• C12P19/02Monosaccharides
    • YGENERAL TAGGING OF NEW TECHNOLOGICAL DEVELOPMENTS; GENERAL TAGGING OF CROSS-SECTIONAL TECHNOLOGIES SPANNING OVER SEVERAL SECTIONS OF THE IPC; TECHNICAL SUBJECTS COVERED BY FORMER USPC CROSS-REFERENCE ART COLLECTIONS [XRACs] AND DIGESTS
    • Y02TECHNOLOGIES OR APPLICATIONS FOR MITIGATION OR ADAPTATION AGAINST CLIMATE CHANGE
    • Y02EREDUCTION OF GREENHOUSE GAS [GHG] EMISSIONS, RELATED TO ENERGY GENERATION, TRANSMISSION OR DISTRIBUTION
    • Y02E50/00Technologies for the production of fuel of non-fossil origin
    • Y02E50/10Biofuels
    • Y02E50/16Cellulosic bio-ethanol

Abstract

A method of producing an alcohol from lignocellulosic biomass is provided wherein the lignocellulosic biomass is pretreated with an alkaline mixture of sodium carbonate and sodium sulfate, i.e., green liquor, prior to enzymatic hydrolysis and fermentation. Pretreatment with the green liquor increases the efficiency of the enzymatic hydrolysis. Both the alcohol produced from the fermentation and the lignin that dissolves into the green liquor during pretreatment can also be used as fuels.

Description

    RELATED APPLICATIONS
  • This application claims the benefit of U.S. Provisional Patent Application No. 61/116,934, filed Nov. 21, 2008, the disclosure of which is incorporated herein by reference in its entirety.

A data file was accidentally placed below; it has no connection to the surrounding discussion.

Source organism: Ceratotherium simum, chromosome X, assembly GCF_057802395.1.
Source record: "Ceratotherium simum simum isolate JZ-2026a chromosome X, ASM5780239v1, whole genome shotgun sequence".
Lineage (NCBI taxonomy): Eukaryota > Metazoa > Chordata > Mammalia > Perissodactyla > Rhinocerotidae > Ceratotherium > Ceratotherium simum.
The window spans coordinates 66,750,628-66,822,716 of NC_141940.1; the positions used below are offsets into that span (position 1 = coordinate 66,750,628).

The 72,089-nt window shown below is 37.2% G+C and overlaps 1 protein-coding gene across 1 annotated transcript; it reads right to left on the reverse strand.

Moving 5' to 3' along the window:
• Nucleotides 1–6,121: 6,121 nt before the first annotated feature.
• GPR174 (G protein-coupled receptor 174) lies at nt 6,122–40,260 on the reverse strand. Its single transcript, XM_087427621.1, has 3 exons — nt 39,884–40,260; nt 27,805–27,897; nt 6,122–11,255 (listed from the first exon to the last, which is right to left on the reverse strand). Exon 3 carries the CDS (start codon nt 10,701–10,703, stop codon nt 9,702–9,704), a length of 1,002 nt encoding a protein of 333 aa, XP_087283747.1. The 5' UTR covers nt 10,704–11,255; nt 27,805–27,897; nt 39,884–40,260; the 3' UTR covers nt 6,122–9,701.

• TECHNICAL FIELD
  • Methods of pretreating lignocellulosic biomass with green liquor and of producing alcohol from lignocellulosic biomass using a green liquor pretreatment step are provided.
  • ABBREVIATIONS
    ° C.= degrees Celsius
    %= percentage
    % K= fiber consistency
    FPU= filter paper units
    g= gram
    GL= green liquor
    HS= hydrosulfide
    L= liter
    min= minutes
    Na2CO3= sodium carbonate
    NaOH= sodium hydroxide
    Na2S= sodium sulfide
    Na2SO4= sodium sulfate
    OD= oven dried
    S2−= sulfide
    SSF= simultaneous saccharification
    and fermentation
    TTA= total titratable alkali
  • BACKGROUND